Sound and Fury: The Making of the Punditocracy

Sound and Fury: The Making of the Punditocracy

Sound and Fury: The Making of the Punditocracy

Sound and Fury: The Making of the Punditocracy

Synopsis

For this new edition, Eric Alterman has made revisions throughout the book, with new material on the impact of the O. J. Simpson trial and the rise of MSNBC as well as on the Clinton scandals, the media's obsession with Monica Lewinsky, and the resulting conflation of investigative reporting with gossip.

Excerpt

On what forecasters like to call “an unseasonably warm” February morning in 1990, my friend Loring and I rode the subway to the Capitol, where Vaclav Havel, the new president of Czechoslovakia, was to address a joint session of Congress. Our friend George had secured two guest passes for the occasion but misinformed me when I asked him whether I needed to wear a tie. I was therefore barred at the door until I managed to convince the head of security that a sports jacket and a beat-up old wool scarf worn as an ascot represented “formal deeplomatic vear in mine country.” Tragedy narrowly averted, we entered the chamber and took our seats with the senators and representatives.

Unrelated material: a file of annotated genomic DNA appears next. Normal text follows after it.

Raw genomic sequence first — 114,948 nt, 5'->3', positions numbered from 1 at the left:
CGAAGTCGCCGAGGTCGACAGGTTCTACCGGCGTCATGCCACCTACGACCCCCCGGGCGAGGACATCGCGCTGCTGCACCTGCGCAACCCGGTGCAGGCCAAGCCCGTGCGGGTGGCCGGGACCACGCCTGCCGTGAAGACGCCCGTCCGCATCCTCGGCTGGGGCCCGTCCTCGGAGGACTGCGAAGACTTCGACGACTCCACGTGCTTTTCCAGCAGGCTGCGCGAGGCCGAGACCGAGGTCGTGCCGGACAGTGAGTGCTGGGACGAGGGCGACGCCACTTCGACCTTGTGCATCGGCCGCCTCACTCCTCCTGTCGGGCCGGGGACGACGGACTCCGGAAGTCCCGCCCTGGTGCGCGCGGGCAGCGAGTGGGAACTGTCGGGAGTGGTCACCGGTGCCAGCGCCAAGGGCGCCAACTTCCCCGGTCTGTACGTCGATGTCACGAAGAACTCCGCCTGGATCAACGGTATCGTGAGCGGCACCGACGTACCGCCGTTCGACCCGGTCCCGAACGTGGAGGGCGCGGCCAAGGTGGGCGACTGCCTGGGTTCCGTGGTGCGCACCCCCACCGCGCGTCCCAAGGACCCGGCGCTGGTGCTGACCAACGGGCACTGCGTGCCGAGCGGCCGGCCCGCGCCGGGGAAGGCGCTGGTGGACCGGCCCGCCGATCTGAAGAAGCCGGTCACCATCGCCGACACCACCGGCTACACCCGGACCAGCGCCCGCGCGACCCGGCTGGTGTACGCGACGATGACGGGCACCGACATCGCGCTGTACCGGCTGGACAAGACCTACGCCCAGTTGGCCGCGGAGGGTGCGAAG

Havel entered the hall to a thunderous standing ovation. It was quite a moment, and even the tough guys in the press gallery were fighting back tears. This modest, diminutive playwright, fresh from facing down the guns of the Soviet empire and leading his country in a democratic revolution, had been invited to share his wisdom in the hall that sits at the rhetorical center of what was now, undisputedly, the most powerful nation in the history of the world. Never in my adult life had I witnessed so unambiguous a victory for the forces of sweetness and light.

But for all the emotional power and moral uplift of the occasion, I still left the hall depressed. Havel was not exactly at his best, but he was still Vaclav Havel. He explored many of the great themes of personal and political responsibility with uncommon wit and originality and was cer-

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